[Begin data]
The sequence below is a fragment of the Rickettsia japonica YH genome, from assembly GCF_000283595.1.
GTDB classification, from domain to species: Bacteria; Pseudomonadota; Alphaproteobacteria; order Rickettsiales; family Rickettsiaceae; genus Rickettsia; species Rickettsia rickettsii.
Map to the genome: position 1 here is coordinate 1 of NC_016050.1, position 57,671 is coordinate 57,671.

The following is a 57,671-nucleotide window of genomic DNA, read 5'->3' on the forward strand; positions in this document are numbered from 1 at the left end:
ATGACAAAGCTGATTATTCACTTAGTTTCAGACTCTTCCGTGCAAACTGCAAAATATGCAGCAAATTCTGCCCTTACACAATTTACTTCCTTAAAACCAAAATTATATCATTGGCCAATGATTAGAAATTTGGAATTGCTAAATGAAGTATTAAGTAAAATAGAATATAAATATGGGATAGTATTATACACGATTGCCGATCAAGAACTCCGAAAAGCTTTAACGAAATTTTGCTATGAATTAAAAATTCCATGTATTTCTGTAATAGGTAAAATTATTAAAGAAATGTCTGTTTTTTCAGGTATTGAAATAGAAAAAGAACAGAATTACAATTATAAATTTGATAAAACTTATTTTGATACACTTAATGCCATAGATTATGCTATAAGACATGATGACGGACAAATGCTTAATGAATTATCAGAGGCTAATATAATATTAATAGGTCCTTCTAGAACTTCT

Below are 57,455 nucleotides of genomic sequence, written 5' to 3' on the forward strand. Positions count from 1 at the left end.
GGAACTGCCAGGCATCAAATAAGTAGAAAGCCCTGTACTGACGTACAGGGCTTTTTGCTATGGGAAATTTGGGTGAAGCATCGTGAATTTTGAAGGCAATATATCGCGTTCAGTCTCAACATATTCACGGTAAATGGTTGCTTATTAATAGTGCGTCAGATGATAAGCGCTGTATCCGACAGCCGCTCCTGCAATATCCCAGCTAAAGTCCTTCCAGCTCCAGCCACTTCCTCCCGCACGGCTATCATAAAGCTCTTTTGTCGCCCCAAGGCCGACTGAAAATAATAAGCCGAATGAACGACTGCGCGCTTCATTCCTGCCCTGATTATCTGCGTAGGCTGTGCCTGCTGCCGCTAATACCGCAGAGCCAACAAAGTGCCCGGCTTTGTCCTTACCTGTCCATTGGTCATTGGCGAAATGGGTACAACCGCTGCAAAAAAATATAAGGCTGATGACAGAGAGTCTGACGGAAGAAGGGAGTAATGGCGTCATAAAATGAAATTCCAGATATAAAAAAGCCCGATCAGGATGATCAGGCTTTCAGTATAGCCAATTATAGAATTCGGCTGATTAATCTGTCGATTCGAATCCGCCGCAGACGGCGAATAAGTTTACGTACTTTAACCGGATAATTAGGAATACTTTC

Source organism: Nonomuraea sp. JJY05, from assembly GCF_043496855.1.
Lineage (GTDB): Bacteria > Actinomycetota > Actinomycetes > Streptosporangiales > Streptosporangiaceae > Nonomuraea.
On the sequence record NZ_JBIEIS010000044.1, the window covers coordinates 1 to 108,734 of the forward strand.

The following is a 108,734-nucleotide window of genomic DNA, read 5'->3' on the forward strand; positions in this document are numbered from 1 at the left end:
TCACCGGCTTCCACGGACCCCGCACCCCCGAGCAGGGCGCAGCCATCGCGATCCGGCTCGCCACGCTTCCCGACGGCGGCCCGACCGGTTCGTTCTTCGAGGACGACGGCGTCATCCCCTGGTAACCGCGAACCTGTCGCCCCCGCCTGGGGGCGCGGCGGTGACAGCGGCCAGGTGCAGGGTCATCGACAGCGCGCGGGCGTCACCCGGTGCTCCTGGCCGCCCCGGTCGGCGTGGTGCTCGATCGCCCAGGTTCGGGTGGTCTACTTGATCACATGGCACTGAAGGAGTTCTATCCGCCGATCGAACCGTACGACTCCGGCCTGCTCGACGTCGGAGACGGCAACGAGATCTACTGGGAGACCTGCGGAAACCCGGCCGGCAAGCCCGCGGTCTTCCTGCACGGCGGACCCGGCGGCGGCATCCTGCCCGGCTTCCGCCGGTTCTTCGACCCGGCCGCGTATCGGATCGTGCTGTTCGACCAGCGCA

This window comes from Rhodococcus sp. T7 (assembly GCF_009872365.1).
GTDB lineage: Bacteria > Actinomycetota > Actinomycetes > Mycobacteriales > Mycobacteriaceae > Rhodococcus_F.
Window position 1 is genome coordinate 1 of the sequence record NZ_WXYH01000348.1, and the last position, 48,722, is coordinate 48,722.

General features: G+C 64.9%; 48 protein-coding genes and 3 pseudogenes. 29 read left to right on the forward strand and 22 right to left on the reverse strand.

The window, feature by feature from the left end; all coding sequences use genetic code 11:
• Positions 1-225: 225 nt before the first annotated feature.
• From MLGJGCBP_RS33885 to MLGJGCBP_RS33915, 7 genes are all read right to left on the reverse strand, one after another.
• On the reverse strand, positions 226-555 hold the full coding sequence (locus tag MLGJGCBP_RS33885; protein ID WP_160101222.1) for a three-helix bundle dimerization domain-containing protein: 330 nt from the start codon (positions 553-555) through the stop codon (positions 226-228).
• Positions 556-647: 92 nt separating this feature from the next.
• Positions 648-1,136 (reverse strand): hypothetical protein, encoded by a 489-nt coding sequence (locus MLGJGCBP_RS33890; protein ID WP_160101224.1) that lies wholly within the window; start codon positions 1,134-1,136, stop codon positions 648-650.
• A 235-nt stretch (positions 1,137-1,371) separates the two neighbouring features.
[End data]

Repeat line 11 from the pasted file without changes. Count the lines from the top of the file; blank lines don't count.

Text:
The following is a 108,734-nucleotide window of genomic DNA, read 5'->3' on the forward strand; positions in this document are numbered from 1 at the left end: